One May day Avonlea folks were mildly excited over some “Avonlea Notes,” signed “Observer,” which appeared in the Charlottetown ‘Daily Enterprise.’ Gossip ascribed the authorship thereof to Charlie Sloane, partly because the said Charlie had indulged in similar literary flights in times past, and partly because one of the notes seemed to embody a sneer at Gilbert Blythe. Avonlea juvenile society persisted in regarding Gilbert Blythe and Charlie Sloane as rivals in the good graces of a certain damsel with gray eyes and an imagination.
Gossip, as usual, was wrong. Gilbert Blythe, aided and abetted by Anne, had written the notes, putting in the one about himself as a blind. Only two of the notes have any bearing on this history:
“Rumor has it that there will be a wedding in our village ere the daisies are in bloom. A new and highly respected citizen will lead to the hymeneal altar one of our most popular ladies.
“Uncle Abe, our well-known weather prophet, predicts a violent storm of thunder and lightning for the evening of the twenty-third of May, beginning at seven o’clock sharp. The area of the storm will extend over the greater part of the Province. People traveling that evening will do well to take umbrellas and mackintoshes with them.”
“Uncle Abe really has predicted a storm for sometime this spring,” said Gilbert, “but do you suppose Mr. Harrison really does go to see Isabella Andrews?”
“No,” said Anne, laughing, “I’m sure he only goes to play checkers with Mr. Harrison Andrews, but Mrs. Lynde says she knows Isabella Andrews must be going to get married, she’s in such good spirits this spring.”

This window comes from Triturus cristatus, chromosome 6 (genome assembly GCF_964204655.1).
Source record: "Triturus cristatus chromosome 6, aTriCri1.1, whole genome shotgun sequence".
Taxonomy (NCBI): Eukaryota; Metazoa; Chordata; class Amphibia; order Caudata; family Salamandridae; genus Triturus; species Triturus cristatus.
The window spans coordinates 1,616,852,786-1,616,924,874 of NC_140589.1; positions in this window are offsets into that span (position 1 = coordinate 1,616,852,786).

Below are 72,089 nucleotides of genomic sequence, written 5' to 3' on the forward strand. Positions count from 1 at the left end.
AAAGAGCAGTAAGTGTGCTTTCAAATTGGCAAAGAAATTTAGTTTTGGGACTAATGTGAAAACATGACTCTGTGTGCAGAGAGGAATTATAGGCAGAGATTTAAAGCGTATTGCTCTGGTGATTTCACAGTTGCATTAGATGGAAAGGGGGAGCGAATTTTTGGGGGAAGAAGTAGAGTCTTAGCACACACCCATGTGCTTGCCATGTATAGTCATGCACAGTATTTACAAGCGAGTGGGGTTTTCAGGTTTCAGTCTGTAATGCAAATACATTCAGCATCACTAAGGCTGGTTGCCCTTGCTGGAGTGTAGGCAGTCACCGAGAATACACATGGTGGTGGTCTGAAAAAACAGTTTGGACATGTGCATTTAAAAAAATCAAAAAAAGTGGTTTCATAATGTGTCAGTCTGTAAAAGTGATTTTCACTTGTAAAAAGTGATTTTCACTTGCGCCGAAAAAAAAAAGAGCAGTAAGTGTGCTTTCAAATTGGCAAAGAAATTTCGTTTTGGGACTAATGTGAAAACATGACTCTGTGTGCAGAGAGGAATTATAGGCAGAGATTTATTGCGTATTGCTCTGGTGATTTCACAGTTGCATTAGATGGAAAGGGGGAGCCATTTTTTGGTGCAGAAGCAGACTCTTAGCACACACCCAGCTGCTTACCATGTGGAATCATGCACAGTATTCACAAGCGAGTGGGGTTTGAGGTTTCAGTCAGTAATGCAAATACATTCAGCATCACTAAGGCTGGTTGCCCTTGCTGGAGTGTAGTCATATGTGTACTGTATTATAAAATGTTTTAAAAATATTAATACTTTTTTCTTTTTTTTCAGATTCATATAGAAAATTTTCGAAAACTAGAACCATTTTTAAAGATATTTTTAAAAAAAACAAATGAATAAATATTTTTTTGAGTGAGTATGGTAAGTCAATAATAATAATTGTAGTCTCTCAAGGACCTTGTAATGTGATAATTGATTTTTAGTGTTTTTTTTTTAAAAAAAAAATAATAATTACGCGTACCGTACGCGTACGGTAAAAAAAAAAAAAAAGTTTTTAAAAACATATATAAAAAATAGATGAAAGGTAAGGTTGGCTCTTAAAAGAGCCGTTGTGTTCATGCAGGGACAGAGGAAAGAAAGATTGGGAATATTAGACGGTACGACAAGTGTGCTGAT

Poor old Uncle Abe felt rather indignant over the notes. He suspected that “Observer” was making fun of him. He angrily denied having assigned any particular date for his storm but nobody believed him.
Life in Avonlea continued on the smooth and even tenor of its way. The “planting” was put in; the Improvers celebrated an Arbor Day. Each Improver set out, or caused to be set out, five ornamental trees. As the society now numbered forty members, this meant a total of two hundred young trees. Early oats greened over the red fields; apple orchards flung great blossoming arms about the farmhouses and the Snow Queen adorned itself as a bride for her husband. Anne liked to sleep with her window open and let the cherry fragrance blow over her face all night. She thought it very poetical. Marilla thought she was risking her life.
“Thanksgiving should be celebrated in the spring,” said Anne one evening to Marilla, as they sat on the front door steps and listened to the silver-sweet chorus of the frogs. “I think it would be ever so much better than having it in November when everything is dead or asleep. Then you have to remember to be thankful; but in May one simply can’t help being thankful . . . that they are alive, if for nothing else. I feel exactly as Eve must have felt in the garden of Eden before the trouble began. IS that grass in the hollow green or golden? It seems to me, Marilla, that a pearl of a day like this, when the blossoms are out and the winds don’t know where to blow from next for sheer crazy delight must be pretty near as good as heaven.”